Rustle in the Breeze ~ haibun

Rustle in the Breeze

Rustle in the Breeze

A strong breeze brings to my ears the sound of a lawnmower two blocks away. Its dull drone is punctuated by the “Thud, Thud” of a sledgehammer slamming into my neighbor’s driveway retaining wall as a stone mason removes the last obstacle before him. Bags of cement sit beside a pallet of stone blocks waiting to take their place as a replacement for the long crumbling wall. A coworker starts the mixer to prepare the mortar, its low hum one more sound in a mechanical chorus. Water hisses as he sprays the inside of the hot metal drum. Sounds of nature are still evident to those who listen closely.

backlit green oak leaves
crowded with drying catkins
rustle in the breeze

This haibun is my response to Haibun Monday 4-26-21: The Present Moment,
the prompt from Frank Tassone at dVerse ~ Poets Pub, with the challenge
to write a haibun about the moment we are currently experiencing.

~ Day 26 ~

45 thoughts on “Rustle in the Breeze ~ haibun

    • Thanks, Beverly.
      Actually, with temps in the 80s and my oak allergy in full bloom, I’ll have to accept the indoors this week. It only took five minutes to go out and get this picture of one of the 20 oaks around my house, but I paid the price – even with an antihistamine beforehand.


    • With strong winds yesterday and today, some of the catkins are blowing off of the oaks. With any luck I’ll actually get to work in the yard next week – I have a severe oak allergy. One year, the pollen was so heavy that our deck was coated yellow.

      Liked by 1 person

      • I remember you mentioning the severe oak allergy before. My ex-bf had terrible allergies to oak and many other things. I wonder if a (covid) mask could help you? Sabidil is a homeopathic remedy that he said helped him immensely.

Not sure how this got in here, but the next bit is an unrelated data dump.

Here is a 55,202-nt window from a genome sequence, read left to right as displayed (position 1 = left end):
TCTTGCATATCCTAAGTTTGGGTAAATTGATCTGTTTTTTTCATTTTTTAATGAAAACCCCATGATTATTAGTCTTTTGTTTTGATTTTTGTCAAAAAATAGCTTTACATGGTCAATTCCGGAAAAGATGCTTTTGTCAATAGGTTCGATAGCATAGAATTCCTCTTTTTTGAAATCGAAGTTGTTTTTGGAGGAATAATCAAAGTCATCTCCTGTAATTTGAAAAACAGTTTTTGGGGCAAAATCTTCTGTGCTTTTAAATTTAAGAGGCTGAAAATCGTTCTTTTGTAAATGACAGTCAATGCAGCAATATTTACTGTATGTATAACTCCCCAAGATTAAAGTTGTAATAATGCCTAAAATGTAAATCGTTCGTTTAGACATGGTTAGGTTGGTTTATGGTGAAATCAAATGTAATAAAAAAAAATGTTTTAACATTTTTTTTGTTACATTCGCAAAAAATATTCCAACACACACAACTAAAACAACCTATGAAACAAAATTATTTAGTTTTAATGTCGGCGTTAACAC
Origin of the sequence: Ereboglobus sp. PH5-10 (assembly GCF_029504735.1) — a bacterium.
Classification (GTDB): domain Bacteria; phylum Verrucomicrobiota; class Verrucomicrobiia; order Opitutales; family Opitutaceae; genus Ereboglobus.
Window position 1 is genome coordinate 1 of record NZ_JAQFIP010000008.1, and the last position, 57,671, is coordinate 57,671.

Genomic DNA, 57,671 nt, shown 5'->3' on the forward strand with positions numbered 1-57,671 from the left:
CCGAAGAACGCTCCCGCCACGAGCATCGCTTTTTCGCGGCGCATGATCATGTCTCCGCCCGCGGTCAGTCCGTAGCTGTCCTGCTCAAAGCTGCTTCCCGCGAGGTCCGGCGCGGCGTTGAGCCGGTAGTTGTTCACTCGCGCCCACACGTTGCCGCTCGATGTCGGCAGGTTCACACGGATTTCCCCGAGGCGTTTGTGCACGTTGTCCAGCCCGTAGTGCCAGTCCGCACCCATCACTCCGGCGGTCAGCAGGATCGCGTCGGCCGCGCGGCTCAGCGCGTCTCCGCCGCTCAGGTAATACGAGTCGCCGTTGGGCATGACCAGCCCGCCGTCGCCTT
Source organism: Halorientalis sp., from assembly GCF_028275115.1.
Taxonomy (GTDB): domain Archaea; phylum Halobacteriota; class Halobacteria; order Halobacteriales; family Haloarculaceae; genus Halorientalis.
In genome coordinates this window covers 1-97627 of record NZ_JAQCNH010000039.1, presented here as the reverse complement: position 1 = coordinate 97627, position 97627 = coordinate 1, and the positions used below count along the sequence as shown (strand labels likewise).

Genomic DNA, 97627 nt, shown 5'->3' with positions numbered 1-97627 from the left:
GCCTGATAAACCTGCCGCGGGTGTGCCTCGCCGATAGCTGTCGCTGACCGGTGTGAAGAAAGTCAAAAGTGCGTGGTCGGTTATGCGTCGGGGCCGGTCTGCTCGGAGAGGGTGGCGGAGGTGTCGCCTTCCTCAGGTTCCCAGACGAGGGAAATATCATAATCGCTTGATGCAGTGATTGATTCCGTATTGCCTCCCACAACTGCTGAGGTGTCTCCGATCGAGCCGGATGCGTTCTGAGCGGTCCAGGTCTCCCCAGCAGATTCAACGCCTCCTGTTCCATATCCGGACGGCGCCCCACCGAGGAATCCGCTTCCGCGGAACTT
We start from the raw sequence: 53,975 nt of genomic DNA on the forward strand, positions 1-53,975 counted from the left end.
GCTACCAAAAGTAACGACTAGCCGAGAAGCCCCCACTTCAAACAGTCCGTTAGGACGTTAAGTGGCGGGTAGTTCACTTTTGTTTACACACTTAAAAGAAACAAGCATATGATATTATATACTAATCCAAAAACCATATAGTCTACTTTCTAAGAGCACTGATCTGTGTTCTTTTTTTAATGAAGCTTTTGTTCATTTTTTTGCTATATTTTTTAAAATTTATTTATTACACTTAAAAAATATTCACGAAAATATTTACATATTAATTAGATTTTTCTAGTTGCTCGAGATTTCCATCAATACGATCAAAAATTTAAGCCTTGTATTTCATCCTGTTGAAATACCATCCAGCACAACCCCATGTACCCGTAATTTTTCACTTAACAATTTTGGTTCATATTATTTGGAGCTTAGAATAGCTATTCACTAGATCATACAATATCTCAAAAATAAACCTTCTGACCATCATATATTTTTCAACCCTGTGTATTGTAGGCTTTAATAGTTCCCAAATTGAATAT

Liked by 1 person

  1. Very beautiful imagery. I can imagine how difficult it would be to deal with that. All the constant noise and to barely hear nature? It’d drive me crazy, personally. But at least if you listen closer, it can still be heard as you say. That’s an upside to it; not every bit of noise can be drowned out after all. 🙂

    Liked by 1 person

  2. I know this situation and you’ve captured the cacophony so well I felt my stomach churn, Ken! A few years ago, the holiday bungalow next door (of an elderly man who lived several hundred miles away) was knocked down and replaced by a huge red brick monstrosity. The noise was horrendous, for almost a year! I’m so happy that the only sounds this morning are leaves and breeze.

    Liked by 1 person

  3. You hear a lawnmower; I smell freshly cut grass. We are all coming out of our protected selves, and into the open air. Living again. Breathing fresh air again. I doubt that I’ll ever see my surroundings the same again, much like your backlit leaves. A very thought provoking, and well written haibun, Ken.

    Liked by 1 person

    • I’m drawing a blank here, but back when my son was in high school (2000 or so), there was a movie (or an act?) about percussion with non-traditional “instruments” – trash cans, brake drums, etc. He was in band & marching band, and they did a stage performance using the same “instruments.”


    • lol
      Actually, the chainsaw was me last week (although it’s an electric saw). My yard has more than 40 trees, and they’re always dropping branches. I pile them to the side, but at least once a year I have to cut the larger ones, then take all of it to the city’s yard waste site.


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